Using tape-stripping researchers from Mount Sinai School of Medicine, New York, have identified a single gene biomarker that accurately distinguishes atopic eczema from psoriasis.
The team evaluated the tape strips from both normal and lesional skin in 20 adults with either moderate to severe eczema and psoriasis or healthy controls and subjected the samples to RNA sequencing for analysis. The results showed huge differences in the genes expressed in lesional compared to normal skin for both diseases. For instance, in eczema patients, there were 4123 differentially expressed genes (DEGs) in lesional skin compared to 1498 DEGs in normal skin. Similarly, there were 5390 DEGs in lesional skin compared to 1135 in normal skin. There were also importance differences related to expression of immune system T cells with eczema patient samples showing a skewing towards T-2 helper cells and psoriasis samples, T-17 helper cells. In addition, there were differences in gene expression related to epidermal barrier function which also allowed for a distinction between the two skin conditions.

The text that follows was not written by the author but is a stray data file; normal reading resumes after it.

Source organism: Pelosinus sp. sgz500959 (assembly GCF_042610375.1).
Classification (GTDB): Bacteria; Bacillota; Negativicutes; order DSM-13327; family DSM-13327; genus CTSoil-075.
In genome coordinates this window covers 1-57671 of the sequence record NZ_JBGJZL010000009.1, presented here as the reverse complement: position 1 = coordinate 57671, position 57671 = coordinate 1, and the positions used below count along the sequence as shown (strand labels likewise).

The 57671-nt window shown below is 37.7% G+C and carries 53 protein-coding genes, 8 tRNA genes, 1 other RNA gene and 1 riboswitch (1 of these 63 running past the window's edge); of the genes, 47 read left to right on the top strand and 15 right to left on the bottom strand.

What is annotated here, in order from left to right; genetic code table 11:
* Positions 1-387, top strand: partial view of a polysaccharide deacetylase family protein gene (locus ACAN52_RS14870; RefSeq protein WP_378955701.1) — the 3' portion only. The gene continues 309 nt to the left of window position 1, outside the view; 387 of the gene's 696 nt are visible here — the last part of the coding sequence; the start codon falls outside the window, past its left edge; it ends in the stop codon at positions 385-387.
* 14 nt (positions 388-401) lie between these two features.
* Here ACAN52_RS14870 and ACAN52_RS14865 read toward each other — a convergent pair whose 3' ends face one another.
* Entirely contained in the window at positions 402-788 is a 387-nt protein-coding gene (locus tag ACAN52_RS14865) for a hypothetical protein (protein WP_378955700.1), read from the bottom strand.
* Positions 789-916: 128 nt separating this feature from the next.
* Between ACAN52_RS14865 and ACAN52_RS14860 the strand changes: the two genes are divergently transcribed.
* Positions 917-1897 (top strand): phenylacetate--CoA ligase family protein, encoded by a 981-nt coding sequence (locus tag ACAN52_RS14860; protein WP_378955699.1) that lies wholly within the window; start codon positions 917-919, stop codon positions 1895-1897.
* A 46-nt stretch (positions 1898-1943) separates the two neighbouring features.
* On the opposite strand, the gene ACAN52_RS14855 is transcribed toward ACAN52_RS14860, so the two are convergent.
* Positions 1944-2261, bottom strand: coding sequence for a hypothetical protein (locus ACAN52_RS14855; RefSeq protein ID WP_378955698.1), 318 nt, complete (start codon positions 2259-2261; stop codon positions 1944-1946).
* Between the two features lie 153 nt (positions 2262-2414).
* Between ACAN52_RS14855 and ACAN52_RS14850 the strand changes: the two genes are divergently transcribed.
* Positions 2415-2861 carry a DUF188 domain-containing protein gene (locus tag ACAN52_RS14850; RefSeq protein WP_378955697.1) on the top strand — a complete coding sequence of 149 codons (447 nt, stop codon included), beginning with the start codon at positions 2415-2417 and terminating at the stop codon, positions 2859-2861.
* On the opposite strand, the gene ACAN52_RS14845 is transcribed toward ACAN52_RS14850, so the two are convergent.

However, more relevant was the finding that nitric oxide synthetase2 was a single gene biomarker that distinguished between the conditions. The gene produces nitrous oxide subsequent to stimulation by pro-inflammatory cytokines and was only present in psoriasis.
They concluded that as a minimally invasive approach, tape-stripping can be used to monitor biomarkers of disease activity in clinical trials.
He H et al. Tape strips detect distinct immune and barrier profiles in atopic dermatitis and psoriasis. J Allergy Clin Immunol 2020; doi.org/10.1016/j.jaci.2020.05.048.